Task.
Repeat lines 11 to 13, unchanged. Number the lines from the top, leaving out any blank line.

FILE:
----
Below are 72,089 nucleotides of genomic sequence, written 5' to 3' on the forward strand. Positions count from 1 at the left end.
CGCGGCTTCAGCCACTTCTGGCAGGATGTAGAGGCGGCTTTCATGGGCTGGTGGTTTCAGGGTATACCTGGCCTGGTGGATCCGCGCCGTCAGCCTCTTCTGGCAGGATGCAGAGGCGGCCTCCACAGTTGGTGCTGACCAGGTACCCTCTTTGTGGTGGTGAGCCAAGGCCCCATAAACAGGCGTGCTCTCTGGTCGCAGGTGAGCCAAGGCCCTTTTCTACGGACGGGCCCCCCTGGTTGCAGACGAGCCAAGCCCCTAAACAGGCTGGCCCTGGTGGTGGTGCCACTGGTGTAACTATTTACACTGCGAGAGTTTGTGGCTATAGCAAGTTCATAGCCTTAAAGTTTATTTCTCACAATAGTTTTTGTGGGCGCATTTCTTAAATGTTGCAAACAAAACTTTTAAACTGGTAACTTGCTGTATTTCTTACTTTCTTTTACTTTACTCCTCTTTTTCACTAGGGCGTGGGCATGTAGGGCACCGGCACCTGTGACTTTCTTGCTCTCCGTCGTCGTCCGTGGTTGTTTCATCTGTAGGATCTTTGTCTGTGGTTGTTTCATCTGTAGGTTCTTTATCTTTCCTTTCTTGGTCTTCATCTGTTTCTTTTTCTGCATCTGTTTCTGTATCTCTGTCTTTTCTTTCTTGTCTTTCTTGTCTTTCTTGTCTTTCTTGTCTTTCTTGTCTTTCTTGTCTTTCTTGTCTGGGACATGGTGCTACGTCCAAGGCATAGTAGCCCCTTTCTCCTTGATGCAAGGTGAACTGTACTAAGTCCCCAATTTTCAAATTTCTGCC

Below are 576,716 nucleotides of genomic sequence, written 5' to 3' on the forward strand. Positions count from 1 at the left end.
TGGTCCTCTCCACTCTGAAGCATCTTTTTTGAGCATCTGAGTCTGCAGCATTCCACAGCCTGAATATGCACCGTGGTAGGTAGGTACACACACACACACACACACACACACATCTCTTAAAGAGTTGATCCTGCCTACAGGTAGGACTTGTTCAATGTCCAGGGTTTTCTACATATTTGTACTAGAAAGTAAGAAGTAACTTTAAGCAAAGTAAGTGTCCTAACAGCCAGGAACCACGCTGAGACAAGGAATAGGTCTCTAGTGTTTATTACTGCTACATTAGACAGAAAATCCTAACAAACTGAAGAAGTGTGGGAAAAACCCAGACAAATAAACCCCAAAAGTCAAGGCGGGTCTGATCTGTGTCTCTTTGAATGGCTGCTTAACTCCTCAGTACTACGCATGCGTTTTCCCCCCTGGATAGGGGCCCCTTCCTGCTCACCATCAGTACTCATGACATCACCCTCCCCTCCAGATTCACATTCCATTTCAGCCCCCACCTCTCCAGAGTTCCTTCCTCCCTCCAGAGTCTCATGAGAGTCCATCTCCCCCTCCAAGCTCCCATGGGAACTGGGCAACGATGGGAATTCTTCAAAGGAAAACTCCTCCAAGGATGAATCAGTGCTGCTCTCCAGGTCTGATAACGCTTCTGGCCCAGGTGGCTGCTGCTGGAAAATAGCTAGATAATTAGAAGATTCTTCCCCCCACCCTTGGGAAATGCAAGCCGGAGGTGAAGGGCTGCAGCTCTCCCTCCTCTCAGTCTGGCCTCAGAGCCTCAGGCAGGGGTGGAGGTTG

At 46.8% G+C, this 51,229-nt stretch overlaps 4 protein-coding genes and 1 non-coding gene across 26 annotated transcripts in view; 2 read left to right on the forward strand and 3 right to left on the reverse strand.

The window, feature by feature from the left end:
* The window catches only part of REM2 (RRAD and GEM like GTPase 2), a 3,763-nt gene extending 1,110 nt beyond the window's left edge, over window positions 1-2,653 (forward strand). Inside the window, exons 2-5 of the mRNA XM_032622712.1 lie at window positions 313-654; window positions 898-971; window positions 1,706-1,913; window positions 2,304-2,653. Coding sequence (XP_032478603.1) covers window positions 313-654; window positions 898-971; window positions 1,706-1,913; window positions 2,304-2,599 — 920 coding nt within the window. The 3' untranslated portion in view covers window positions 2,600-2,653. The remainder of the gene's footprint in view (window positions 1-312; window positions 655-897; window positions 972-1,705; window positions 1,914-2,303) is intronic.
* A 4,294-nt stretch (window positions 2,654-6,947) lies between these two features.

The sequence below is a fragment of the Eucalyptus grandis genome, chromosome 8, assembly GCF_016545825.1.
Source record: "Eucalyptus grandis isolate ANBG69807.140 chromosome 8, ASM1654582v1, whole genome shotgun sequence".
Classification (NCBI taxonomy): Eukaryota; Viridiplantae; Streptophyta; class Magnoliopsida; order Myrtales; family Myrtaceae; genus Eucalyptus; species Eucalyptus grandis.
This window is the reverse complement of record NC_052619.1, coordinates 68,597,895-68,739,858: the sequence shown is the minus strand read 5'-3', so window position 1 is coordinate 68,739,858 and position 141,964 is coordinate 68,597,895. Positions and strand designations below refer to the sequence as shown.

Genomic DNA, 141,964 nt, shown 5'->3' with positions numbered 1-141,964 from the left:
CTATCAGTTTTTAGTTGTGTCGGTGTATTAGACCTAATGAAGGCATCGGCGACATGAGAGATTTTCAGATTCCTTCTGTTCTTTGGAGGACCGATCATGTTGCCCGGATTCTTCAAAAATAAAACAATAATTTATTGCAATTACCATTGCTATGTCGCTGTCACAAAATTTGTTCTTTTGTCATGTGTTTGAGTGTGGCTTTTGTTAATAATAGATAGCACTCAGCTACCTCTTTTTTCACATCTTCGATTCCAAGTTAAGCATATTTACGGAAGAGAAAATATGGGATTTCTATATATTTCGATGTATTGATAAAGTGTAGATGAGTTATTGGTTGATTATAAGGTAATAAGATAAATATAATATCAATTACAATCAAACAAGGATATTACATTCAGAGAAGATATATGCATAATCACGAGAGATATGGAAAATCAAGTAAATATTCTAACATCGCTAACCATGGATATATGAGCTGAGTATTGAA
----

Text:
Classification (NCBI taxonomy): Eukaryota; Viridiplantae; Streptophyta; class Magnoliopsida; order Myrtales; family Myrtaceae; genus Eucalyptus; species Eucalyptus grandis.
This window is the reverse complement of record NC_052619.1, coordinates 68,597,895-68,739,858: the sequence shown is the minus strand read 5'-3', so window position 1 is coordinate 68,739,858 and position 141,964 is coordinate 68,597,895. Positions and strand designations below refer to the sequence as shown.

Genomic DNA, 141,964 nt, shown 5'->3' with positions numbered 1-141,964 from the left: